Growing pines in colanders

I have wanted to try growing pines in plastic colanders for a while and finally got around to it. In the book ‘Pines’ published by Stone Lantern there is an article titled ‘Pine from seed’ written by Kusida Matsuo that explains how he grows pine seedlings in plastic colanders using 7 parts sand  and 3 parts akadama with no organic material. This provides excellent aeration of the roots and promotes vigorous growth. The only downside to this technique is that you must water the trees several times a day to keep the roots from drying out and fertilize heavily because the potting mix and colander drain very quickly. Skipping a day of watering could prove fatal to the tree.

lava I am going to use 100% crushed lava as my potting mix. Our bonsai club buys about 100 bags a year from Roy Nagatoshi in California. The shipping is steep but the quality of his material is the best I have found. As you can see the lava pieces are fairly small. It drains well but still maintains some moisture in all those tiny pockets.

Kokonoe I decided to pot 2 pines. The first is a dwarf variety Japanese White Pine ‘Kokonoe’ that I grew from seed planted last spring. I wired the seedling and planted it in an 8 inch colander.

Kokonoe1 As you can see there are lots of fresh buds.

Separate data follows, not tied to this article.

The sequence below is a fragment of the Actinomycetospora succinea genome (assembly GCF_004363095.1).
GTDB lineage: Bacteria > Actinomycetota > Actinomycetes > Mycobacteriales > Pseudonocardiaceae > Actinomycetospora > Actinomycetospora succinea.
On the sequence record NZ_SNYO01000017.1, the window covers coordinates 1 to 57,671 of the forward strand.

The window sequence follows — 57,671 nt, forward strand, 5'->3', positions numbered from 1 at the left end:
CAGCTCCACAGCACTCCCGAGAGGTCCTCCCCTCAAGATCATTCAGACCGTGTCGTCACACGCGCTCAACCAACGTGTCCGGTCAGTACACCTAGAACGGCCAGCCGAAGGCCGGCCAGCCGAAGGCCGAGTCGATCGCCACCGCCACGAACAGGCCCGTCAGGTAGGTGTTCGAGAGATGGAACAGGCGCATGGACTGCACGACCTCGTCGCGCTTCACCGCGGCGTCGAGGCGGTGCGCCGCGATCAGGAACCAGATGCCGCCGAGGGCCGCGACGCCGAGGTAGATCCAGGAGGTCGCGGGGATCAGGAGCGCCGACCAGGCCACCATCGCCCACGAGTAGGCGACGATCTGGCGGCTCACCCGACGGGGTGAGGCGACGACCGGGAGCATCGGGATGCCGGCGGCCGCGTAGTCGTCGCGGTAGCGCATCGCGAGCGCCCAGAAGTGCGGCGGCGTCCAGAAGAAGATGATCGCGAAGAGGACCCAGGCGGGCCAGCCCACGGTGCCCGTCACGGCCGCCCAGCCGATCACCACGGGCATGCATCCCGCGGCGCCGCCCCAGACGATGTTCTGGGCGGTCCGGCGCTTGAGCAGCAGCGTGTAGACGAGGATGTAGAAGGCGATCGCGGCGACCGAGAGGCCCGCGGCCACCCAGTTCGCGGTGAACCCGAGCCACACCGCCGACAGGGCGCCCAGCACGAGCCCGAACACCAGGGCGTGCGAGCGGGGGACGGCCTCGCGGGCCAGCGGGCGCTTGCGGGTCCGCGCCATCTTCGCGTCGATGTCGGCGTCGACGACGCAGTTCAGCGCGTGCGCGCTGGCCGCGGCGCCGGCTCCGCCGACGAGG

Kotobuki The second tree I chose is  a Japanese Black Pine ‘Kotobuki’. This is a one year old Kotobuki scion that I grafted onto Black Pine rootstock.

Kotobuki1 You can see the sealed scar at the base where I removed the the top of the Black Pine. There are several strong candles emerging.

two pines Matsuo’s technique placed one small 6 inch colander inside another larger 8 inch colander. I placed my colander inside a plastic deck rail pot filled with more crushed lava. The reason I chose to do this is for convenience. I wanted to have the pots on my deck so I could easily water the trees as I rushed out to work each morning. A second reason is the exposed colander would dry out quickly with a little wind and the deck rail pot should solve most of this problem. If my potting mix appears to be drying out as summer gets hot I will probably apply a thin layer of leaf mulch to slow evaporation.

bird guano Finally I lightly pressed seabird guano pellets into the top of the potting mix. Seabird guano is organic and high in nitrogen. As the tree grows I will increase the amount of fertilizer.

Matsuo claims that the trunk should be about 2 inches in diameter after one year. I hope to match his results.

Have fun!

Greg Logo

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